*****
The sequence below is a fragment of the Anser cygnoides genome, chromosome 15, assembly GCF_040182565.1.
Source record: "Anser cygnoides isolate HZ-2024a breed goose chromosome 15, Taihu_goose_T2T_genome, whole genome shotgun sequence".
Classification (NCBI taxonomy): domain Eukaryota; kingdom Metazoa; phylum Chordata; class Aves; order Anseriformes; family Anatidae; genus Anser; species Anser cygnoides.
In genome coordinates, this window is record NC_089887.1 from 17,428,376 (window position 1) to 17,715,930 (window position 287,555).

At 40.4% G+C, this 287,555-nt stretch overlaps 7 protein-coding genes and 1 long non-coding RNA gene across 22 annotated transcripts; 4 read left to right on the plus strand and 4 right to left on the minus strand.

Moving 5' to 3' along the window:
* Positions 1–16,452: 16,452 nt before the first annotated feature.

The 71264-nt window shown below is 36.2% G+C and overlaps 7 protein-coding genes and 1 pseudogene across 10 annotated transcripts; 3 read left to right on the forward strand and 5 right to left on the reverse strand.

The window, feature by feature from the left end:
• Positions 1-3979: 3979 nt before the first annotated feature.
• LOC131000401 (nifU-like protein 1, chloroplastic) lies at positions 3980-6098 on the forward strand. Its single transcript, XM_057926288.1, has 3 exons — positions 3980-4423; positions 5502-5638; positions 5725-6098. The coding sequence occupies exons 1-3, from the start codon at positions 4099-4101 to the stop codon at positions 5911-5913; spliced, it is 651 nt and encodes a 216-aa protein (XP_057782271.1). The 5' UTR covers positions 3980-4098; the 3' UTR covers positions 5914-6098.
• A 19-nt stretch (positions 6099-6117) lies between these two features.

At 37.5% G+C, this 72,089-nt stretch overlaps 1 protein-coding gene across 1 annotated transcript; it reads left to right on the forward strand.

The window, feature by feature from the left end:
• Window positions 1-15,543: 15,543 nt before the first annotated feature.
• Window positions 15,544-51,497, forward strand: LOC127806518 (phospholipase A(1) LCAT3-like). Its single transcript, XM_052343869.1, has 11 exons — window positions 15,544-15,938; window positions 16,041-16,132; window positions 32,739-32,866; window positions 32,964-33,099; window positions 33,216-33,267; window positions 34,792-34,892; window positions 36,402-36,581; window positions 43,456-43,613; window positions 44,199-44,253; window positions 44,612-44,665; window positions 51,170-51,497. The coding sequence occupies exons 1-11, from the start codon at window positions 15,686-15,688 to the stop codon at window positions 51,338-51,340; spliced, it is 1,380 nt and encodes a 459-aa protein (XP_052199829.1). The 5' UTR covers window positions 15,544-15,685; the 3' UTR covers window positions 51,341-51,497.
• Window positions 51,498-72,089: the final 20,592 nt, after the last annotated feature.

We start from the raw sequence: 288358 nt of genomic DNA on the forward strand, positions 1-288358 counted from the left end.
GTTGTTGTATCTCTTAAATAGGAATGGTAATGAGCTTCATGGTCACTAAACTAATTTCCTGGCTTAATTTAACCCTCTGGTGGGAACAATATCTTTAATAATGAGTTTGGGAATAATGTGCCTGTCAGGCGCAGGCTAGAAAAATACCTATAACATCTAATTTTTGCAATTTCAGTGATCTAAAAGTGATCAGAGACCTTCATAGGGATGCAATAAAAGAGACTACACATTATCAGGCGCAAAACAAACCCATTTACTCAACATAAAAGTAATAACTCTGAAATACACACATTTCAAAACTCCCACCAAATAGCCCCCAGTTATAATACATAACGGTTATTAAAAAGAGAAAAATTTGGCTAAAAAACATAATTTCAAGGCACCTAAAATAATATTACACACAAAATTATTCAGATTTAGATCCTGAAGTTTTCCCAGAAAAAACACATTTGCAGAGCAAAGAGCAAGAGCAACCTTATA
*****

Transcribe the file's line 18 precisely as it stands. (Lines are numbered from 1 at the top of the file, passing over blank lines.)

We start from the raw sequence: 288358 nt of genomic DNA on the forward strand, positions 1-288358 counted from the left end.